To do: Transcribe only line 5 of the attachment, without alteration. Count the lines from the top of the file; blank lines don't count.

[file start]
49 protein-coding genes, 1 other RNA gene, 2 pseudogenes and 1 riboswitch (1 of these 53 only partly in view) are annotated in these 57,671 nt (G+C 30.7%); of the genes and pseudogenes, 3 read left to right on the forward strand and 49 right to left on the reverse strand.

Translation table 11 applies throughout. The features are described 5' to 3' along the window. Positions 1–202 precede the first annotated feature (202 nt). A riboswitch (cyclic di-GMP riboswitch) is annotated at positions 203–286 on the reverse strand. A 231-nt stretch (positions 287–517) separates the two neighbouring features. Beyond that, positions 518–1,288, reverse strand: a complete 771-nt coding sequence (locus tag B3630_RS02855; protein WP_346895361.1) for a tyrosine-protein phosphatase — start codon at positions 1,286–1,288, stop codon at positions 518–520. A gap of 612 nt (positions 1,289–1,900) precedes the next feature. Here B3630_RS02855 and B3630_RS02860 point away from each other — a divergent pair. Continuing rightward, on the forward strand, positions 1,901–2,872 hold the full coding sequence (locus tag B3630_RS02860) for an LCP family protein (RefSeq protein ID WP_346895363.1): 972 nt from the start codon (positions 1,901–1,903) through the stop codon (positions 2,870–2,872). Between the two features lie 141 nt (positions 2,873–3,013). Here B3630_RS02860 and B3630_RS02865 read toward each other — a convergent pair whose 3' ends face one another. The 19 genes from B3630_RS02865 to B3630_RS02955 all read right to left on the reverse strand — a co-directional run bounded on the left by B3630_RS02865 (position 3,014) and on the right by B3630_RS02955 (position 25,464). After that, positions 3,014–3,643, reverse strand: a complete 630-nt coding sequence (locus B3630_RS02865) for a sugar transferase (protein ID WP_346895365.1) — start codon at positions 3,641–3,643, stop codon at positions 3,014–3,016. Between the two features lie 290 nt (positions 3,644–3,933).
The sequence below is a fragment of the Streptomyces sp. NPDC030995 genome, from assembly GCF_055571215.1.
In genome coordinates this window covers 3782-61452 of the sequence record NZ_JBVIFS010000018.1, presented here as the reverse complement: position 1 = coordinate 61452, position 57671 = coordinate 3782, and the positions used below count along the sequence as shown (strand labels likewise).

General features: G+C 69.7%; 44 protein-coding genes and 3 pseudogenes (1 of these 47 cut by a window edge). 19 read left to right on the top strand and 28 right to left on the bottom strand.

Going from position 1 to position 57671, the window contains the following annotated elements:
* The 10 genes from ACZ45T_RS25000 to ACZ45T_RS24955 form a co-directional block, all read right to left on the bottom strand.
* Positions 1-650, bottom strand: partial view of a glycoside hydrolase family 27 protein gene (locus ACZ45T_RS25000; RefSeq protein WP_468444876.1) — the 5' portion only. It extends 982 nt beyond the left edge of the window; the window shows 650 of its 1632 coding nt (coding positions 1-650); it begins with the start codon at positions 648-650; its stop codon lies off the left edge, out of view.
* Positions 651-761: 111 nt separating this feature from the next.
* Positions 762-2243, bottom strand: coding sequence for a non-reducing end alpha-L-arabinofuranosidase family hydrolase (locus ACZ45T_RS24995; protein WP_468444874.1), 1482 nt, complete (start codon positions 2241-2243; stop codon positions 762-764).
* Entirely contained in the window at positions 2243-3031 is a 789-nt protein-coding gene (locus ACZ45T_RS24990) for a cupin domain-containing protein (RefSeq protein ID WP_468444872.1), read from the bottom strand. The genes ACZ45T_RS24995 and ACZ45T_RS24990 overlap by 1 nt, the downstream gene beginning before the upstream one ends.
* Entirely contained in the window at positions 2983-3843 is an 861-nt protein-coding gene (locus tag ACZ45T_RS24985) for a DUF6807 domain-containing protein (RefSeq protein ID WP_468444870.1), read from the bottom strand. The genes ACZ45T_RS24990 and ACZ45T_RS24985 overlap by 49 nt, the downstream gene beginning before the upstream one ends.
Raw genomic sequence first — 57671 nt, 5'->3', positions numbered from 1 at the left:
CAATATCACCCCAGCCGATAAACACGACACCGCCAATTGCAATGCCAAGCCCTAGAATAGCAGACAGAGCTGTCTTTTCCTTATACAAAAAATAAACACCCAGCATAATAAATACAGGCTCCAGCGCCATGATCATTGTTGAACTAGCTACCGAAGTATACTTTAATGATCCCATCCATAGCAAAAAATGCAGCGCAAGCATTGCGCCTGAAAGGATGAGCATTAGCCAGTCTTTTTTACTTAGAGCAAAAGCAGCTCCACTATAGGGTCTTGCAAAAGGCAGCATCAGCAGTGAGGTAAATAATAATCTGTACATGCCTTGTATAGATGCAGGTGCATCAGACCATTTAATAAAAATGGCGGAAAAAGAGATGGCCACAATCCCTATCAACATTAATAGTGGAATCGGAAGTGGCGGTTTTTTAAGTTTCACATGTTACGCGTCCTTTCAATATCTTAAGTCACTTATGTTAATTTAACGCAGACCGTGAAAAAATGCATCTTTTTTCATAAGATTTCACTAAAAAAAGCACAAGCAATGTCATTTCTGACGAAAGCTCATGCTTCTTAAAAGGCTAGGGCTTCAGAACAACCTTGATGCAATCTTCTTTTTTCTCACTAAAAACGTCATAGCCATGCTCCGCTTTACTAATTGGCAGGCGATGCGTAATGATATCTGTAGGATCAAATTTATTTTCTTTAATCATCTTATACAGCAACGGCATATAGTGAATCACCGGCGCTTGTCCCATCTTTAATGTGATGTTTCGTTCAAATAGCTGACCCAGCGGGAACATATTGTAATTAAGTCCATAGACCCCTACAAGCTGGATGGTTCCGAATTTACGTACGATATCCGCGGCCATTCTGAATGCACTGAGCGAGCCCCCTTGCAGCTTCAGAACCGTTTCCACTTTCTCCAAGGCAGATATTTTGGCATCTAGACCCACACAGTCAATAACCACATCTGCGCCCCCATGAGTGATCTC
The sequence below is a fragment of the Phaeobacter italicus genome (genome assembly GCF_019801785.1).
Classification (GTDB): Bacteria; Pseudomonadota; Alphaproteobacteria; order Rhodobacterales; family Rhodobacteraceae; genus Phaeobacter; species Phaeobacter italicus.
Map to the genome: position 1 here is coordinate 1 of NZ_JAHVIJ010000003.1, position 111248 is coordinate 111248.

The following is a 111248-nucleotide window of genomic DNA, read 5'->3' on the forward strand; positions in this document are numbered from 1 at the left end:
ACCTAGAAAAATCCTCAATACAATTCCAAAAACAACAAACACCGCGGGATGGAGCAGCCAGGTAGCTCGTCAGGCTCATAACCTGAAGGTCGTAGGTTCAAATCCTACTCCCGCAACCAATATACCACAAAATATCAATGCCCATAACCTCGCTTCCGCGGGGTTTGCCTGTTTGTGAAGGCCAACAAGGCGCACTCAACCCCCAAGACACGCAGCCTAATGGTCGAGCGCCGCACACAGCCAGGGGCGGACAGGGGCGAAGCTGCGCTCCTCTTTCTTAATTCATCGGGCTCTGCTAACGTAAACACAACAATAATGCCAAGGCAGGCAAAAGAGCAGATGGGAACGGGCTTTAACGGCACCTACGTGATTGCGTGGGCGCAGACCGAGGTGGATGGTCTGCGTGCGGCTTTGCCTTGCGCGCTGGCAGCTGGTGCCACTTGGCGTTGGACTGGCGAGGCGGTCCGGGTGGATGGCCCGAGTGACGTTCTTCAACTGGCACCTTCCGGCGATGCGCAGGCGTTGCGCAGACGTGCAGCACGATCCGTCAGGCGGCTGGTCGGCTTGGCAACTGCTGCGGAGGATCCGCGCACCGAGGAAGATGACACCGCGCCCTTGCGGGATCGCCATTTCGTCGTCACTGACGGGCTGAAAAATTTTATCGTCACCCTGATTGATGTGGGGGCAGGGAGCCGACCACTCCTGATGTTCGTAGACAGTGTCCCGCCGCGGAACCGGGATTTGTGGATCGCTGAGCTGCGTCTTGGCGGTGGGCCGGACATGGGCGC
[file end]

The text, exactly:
General features: G+C 69.7%; 44 protein-coding genes and 3 pseudogenes (1 of these 47 cut by a window edge). 19 read left to right on the top strand and 28 right to left on the bottom strand.